Retrospectively, this is troubling. It reduces Hallorann (and Scatman Crothers) to ‘black guy who dies’. This formerly common casting strategy introduces non-white characters so they can be killed off without jeopardising the leads.

This doesn’t happen in the book.

The book ends with Danny, Wendy and Hallorann as an alternative family unit. In fact, Hallorann is the father figure Danny deserves: the father who will do anything to save him.

In the book they’re like old friends, even when they meet for the first time. There’s a more detached vibe in the film … and it’s less convincing that Hallorann would leave Florida to save Danny’s life.

6. The ending

Stephen King writes out the Overlook in an enormous explosion. As caretaker, Jack must keep a close eye on the hotel’s decrepit boiler. He forgets to check on it because he’s busy trying to kill Danny.

The resulting explosion destroys the hotel and its evil presence.

None of this happens in the film because the boiler is never mentioned. And rather than fire, it’s ice that ends the movie.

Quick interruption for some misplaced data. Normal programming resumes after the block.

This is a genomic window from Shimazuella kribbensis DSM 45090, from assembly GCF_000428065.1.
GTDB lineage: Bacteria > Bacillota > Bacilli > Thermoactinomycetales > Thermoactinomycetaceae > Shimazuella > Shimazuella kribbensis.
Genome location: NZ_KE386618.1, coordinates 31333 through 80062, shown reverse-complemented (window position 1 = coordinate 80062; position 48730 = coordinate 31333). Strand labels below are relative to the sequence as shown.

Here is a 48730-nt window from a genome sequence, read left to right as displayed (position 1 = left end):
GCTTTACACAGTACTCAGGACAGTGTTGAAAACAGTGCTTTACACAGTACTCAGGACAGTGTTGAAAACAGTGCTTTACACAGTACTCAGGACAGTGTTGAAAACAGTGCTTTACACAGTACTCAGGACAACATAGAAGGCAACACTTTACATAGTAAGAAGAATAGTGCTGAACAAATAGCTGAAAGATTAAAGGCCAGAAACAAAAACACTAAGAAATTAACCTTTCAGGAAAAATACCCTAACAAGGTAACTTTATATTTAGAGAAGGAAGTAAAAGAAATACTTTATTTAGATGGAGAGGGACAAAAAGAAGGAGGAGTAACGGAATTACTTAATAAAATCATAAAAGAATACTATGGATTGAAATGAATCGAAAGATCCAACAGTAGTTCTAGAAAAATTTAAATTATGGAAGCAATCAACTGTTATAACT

Danny escapes to the hedge maze and tricks Jack into getting lost. While Wendy and Danny neatly escape in Hallorann’s snow truck, Jack simply freezes to death.

The hotel survives them all. And, according to the final close-up of an old photo, Jack lives on as one more ghost.

Other differences

  • Jack dislocates Danny’s arm in the movie. In the book, he breaks it.
  • The novel’s opening line reveals how much Jack detests Stuart Ullman: “Officious little prick.” Their deteriorating relationship underlines Jack’s descent into delusion.
  • In the book, Jack becomes obsessed with writing about the Overlook’s sordid past. This is how the hotel sucks him in: it gives a struggling writer a killer story (see also 1408). Its his relationship to writing that then isolates Jack.
  • The mystery of what ‘redrum’ means is a major component of the book. The film slips it in almost as a throwaway scare. In the novel, however, it’s just one of many puzzles woven through the story.
  • A fan theory suggests the man in the bear costume (dog costume) signals Danny has been sexually abused. But in the book, the dog man represents Jack: someone who will do anything to please the hotel’s management.
  • Stephen King’s Wendy is quick witted and emotionally resilient. Duvall’s terror jumps off the screen, but she’s a horror film cliché compared to the book.

The Shining (1980), directed by Stanley Kubrick

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Picture credit: Rafif Prawira